The Association of British Counties (ABC), a body which promotes the importance of the historic counties to the culture and heritage of the UK, is calling on local councillors to choose a new name for the Unitary Council which will shortly replace Durham County Council and the 7 district councils within its area.
ABC says that the name 'Durham County Council' or 'County Durham Council' would be inappropriate since the area of the new Unitary Council only covers about 2/3 of historic County Durham and actually excludes a large majority of the population of the historic County. The area of the new Unitary Council covers about 2/3 of historic County Durham but excludes a large majority of the population of the historic county. The Unitary Council will also serve a large area of Yorkshire.
ABC is proposing that a new name such as ‘Central County Durham & Teesdale Council’ or ‘Mid Durham & Teesdale Council’ would better reflect the communities served by the new Unitary Council.
Durham County Council and the 7 District Councils were created on 1st April 1974. The Government recently announced that these councils will be replaced by a single Unitary Council from April 2009.
The relationship of the new Unitary Council to the historic counties of Yorkshire and County Durham is illustrated below. The historic counties are shown as colour filled areas with black boundary lines. The new Unitary Council area is show by red boundary lines.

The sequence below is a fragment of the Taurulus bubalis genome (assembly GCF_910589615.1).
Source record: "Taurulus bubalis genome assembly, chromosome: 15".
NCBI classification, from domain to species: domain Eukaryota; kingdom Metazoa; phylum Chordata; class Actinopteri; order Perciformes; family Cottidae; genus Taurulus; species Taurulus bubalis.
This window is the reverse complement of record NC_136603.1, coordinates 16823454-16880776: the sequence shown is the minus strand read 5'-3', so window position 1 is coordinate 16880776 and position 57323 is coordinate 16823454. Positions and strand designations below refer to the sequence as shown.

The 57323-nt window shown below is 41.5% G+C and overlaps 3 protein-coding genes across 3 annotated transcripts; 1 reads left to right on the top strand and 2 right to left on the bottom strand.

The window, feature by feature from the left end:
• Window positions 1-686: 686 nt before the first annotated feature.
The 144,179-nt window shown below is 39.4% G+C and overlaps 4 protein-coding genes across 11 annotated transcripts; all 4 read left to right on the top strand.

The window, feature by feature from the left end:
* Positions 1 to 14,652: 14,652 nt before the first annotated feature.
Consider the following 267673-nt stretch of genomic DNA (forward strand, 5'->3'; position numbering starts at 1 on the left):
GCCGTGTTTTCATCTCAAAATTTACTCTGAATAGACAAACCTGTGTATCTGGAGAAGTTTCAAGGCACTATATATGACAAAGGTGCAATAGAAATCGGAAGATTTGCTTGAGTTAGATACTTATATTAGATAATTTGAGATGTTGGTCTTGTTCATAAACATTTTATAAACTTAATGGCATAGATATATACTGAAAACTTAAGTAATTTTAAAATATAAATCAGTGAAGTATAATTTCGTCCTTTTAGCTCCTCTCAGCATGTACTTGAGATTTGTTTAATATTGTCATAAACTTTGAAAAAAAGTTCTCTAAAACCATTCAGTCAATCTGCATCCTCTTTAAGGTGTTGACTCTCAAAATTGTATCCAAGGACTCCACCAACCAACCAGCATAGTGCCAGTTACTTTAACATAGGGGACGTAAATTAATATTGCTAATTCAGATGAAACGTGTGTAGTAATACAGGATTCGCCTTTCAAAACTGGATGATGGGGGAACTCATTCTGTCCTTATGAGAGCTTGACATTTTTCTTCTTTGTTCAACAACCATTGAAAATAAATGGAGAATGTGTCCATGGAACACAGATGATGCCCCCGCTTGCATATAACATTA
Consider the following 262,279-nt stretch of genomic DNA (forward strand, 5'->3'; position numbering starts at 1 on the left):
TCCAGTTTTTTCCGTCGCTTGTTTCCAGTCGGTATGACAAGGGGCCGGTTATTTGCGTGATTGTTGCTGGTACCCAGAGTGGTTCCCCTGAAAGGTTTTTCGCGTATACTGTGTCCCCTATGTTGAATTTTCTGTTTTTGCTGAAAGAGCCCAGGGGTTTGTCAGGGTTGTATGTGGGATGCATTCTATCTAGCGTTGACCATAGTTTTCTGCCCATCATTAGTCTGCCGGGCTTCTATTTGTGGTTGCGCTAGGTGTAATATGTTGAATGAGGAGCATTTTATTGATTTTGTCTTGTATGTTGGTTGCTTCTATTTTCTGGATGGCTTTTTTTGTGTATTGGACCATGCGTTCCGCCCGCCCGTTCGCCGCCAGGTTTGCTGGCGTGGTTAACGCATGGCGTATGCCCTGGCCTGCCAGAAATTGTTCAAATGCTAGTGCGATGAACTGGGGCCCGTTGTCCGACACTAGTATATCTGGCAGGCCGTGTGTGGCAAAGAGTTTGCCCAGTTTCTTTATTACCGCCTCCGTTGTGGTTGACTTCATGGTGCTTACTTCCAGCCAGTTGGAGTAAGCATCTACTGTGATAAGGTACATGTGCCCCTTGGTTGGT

ABC’s Chairman, Dr. Peter Boyce said: "From our perspective, the unqualified name ‘Durham County Council’, adopted by the council in 1974, has always been inappropriate. Only 1/3 of County Durham folk are served by Durham County Council. The council’s area covers the middle of historic County Durham, but does not include large parts of the south-east and north-east of the county, including major towns and cities Sunderland, Darlington, Hartlepool, Gateshead, Stockton-on-Tees, South Shields and Washington. The creation of the Unitary Council is an opportunity to choose a name which better reflects the communities served by the Unitary Council."
Councillor Chris Abbott, Chairman of the Yorkshire Ridings Society, a member group of ABC, said: "About 1/5 of the area of the new Unitary Council lies in the historic North Riding of Yorkshire. Teesdale is often known as the most northerly of the Yorkshire Dales. The new Unitary Council should be proud to serve this beautiful part of Yorkshire. It should not adopt a name which denies the Yorkshire identity of this area."
Peter Boyce continued: "The historic counties are a key part of our cultural heritage and an important source of identity and affection to many people. Local authorities should not choose names which undermine historic county identities. The new Unitary Council can avoid this by choosing a name which reflects the fact that this council will serve the central part of historic County Durham and that part of Yorkshire in Teesdale. Possible names include 'Central County Durham & Teesdale Council' or 'Mid Durham & Teesdale Council'."
The Association of British Counties is a society which promotes the continuing importance of the historic counties to the culture, geography and heritage of the UK. ABC believes that the establishment of an identity for local government which is distinct from that of the historic counties would be to the advantage of both local government and the historic counties.